A BAHRAINI fishing dhow is the centrepiece of a US Navy training facility that teaches sailors how to board suspicious vessels believed to be smuggling contraband including weapons, drugs and even people.
The dhow, which was previously a working fishing boat, is described as the “most prominent feature” of a Visit, Board, Search and Seizure (VBSS) complex at the US Navy’s base in Juffair.
It opened just over a year ago and is a sign of the growing number of anti-smuggling operations being conducted in the Gulf, which have led to an increase in confiscated cargo – particularly heroin from Afghanistan.
Traditional dhows are a popular means of transport for the region’s smugglers, who modify them by adding secret compartments and installing false interiors to conceal space between the hull where contraband is stashed.
“Missions of the VBSS kind in the region are increasing, which we are sure of,” said chief petty officer Matthew Peeples, who is the lead trainer at the facility.
“We are actually increasing the amount of finds that we are making, but we are not sure if this is because of the increase in number of smugglers or we are getting more efficient at finding them.
“It is happening regularly and the big prevalence that we see is of heroin, mostly from Afghanistan, which has the best heroin in the world and it comes through the Arabian Gulf and the Gulf of Oman.”
The search and seizure training centre where the Bahraini dhow is located is operated by the US Coast Guard Patrol Forces Southwest Asia’s Maritime Engagement Team (MET).
Chief petty officer Peeples, who is the MET team leader, said the Bahraini dhow – “described as a ship in a box” – was chosen because of its similarity to suspicious fishing vessels operating in the Gulf.
“The VBSS aims at training the team on handling the smuggling of weapons, drugs and other illicit stuff,” he told journalists during a two-day media trip to the Naval Support Activity (NSA) headquarters in Juffair.
“This dhow is the most prominent feature in our facility here, which has been at the NSA for 13 months now.
“It has 22 hidden compartments and is the newest facility that engages in training on VBSS.
“The 14-metre fishing dhow was purchased from a Bahraini fisherman and has been put on the blocks here and modified to make it suitable for all types of training like anti-smuggling, illicit fishing and human smuggling.
“It helps because its features are exactly the same as the Bahraini fishing dhows we see in the waters here.
“When they (sailors) practise here they can make all kinds of mess so they can do their mission successfully for real.
“Inside the cabin itself and beneath the engine, the dhow can hide as many as 40 people.”
Chief petty officer Peeples said the facility aimed to simulate situations encountered during real-life boarding operations at sea.
“For example, the dhow measures 14.5m outside, but inside it measures only 12m – which means you have almost two-and-a-half metres missing in between, which proves it has hidden compartments,” he said.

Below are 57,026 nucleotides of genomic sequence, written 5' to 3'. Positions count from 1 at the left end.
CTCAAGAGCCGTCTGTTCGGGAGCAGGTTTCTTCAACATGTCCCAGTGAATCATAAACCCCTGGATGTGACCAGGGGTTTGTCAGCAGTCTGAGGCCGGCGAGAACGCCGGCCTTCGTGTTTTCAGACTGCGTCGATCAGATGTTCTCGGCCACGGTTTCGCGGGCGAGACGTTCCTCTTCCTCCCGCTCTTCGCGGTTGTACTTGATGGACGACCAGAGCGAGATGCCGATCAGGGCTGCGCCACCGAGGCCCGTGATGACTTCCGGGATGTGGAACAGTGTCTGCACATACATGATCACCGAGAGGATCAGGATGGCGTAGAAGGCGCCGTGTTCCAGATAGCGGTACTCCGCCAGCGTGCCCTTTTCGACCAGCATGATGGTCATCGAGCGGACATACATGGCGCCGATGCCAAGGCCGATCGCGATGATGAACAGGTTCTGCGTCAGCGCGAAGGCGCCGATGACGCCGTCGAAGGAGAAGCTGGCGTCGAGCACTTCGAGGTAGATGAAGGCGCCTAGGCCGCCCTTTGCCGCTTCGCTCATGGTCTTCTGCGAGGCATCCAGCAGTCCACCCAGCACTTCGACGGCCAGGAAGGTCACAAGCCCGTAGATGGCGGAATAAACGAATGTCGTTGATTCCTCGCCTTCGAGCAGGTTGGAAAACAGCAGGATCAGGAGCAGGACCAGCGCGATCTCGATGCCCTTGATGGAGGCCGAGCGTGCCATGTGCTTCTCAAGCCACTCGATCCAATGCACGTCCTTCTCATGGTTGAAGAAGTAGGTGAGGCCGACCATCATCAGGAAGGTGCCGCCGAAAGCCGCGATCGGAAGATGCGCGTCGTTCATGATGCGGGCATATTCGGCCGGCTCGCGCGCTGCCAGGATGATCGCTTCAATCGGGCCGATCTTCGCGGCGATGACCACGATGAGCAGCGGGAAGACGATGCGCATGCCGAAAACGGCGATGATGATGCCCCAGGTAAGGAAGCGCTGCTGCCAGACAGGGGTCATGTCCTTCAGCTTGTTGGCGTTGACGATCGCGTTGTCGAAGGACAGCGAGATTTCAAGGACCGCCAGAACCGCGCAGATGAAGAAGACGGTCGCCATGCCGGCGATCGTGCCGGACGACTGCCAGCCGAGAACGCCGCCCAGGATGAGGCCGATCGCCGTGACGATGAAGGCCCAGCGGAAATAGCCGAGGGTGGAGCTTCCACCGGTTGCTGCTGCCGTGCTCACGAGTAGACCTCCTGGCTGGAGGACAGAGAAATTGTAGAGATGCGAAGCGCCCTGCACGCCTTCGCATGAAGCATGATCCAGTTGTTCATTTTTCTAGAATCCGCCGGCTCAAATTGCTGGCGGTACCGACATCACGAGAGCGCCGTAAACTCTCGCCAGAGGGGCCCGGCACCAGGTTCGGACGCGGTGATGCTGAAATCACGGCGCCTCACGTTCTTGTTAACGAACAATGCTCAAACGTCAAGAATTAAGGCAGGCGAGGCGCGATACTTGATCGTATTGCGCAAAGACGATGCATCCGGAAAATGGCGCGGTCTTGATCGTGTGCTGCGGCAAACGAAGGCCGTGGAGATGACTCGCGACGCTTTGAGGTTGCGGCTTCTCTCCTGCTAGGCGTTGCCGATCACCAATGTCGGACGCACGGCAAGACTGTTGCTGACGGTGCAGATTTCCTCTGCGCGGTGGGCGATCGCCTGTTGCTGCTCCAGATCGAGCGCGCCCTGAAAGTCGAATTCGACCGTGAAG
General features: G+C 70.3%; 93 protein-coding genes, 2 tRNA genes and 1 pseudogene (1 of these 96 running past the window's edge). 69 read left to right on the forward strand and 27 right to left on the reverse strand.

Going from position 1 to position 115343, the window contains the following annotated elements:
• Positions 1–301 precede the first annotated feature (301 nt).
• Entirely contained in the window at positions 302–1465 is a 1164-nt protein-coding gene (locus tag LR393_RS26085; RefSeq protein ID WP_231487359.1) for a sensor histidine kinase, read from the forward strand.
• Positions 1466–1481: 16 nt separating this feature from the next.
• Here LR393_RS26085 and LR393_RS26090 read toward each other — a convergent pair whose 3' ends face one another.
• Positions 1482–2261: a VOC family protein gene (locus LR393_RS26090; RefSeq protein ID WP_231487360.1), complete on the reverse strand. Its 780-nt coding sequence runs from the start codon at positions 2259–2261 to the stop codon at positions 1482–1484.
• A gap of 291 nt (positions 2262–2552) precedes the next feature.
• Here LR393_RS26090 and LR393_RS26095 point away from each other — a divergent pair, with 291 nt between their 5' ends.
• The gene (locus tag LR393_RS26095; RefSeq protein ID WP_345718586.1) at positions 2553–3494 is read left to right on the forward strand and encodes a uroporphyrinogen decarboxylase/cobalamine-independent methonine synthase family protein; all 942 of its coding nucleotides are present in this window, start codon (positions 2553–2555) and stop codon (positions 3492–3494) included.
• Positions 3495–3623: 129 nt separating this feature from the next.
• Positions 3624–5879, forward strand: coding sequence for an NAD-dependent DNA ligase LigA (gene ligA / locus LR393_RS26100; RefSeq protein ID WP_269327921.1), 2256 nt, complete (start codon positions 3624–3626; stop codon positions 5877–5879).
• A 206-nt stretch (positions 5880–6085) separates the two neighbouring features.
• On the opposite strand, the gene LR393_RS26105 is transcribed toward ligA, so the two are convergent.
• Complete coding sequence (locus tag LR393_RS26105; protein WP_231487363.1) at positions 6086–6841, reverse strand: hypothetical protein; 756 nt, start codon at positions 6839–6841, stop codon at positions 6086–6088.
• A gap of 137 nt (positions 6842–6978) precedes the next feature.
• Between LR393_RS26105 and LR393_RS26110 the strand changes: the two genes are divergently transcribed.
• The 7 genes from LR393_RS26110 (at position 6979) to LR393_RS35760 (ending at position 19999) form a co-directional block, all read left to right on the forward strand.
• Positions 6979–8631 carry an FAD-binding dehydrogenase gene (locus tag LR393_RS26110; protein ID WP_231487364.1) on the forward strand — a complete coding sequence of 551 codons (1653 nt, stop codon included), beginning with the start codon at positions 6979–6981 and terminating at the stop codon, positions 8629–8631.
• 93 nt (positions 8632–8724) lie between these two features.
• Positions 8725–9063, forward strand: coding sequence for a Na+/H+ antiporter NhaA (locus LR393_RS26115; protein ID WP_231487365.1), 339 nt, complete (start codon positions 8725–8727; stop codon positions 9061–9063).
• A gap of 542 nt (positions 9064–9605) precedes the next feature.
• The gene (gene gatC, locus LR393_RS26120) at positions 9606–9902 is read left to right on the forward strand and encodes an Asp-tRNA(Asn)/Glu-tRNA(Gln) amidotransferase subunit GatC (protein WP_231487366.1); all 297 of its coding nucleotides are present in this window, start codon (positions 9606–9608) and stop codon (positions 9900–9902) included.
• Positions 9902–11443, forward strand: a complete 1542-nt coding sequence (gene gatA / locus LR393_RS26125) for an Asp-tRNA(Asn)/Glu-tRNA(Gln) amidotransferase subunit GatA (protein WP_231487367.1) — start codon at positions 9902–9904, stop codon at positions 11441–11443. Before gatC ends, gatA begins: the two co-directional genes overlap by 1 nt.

“Trainees are provided tools like drilling machines and fibre-optic skills to find illicit materials in it.
“We have simulated weapons and Improvised Explosive Devices (IEDs) set up in this dhow. When they (trainees) expect narcotics, they stumble upon massive shells with wires, which is one kind of training.
“We have all sorts of training so they do not get an adrenalin rush and are able to control their emotions.”
In addition to providing expertise to American sailors, the facility also offers training to those from other countries.
“We train Bahrainis as well and we are proud to say that Bahrain is our only customer in the Gulf that is part of this course,” he said.
“We are integrating ourselves with subject matter experts dealing with driving of these boats as well.”
Although he said there had so far been no cases of human trafficking encountered by boarding teams in the Gulf, he added it was an eventuality that sailors were being prepared for.
“We have not found any cases of human trafficking in these parts,” he said.
“However, we train for all possibilities as human trafficking is reported in the Mediterranean, Egypt and Lebanon – where there is a lot of human smuggling, especially from Syria.
“We train people to be able to handle any situation possible and, in case of human smuggling, it is also about how to take care of people, which is different from drugs – which need no food, medical care or evacuation.
“Dealing with human smuggling is harder than drugs, as it demands not only dealing with the illegal side but also the humanitarian side and we have to cope with it.”
The facility in Bahrain provides training to armed forces and agencies throughout US Central Command’s area of responsibility. Its work is being showcased to participants involved in the ongoing International Mine Countermeasures Exercise 2016, which is taking place in Gulf waters and is the world’s largest military exercise at sea.
It started on April 4 and involves international naval and civilian maritime forces from more than 30 nations spanning six continents, led by the US Navy. Participants will take part in training designed to protect international commerce and trade, consisting of mine-countermeasures, maritime security operations and maritime infrastructure protection.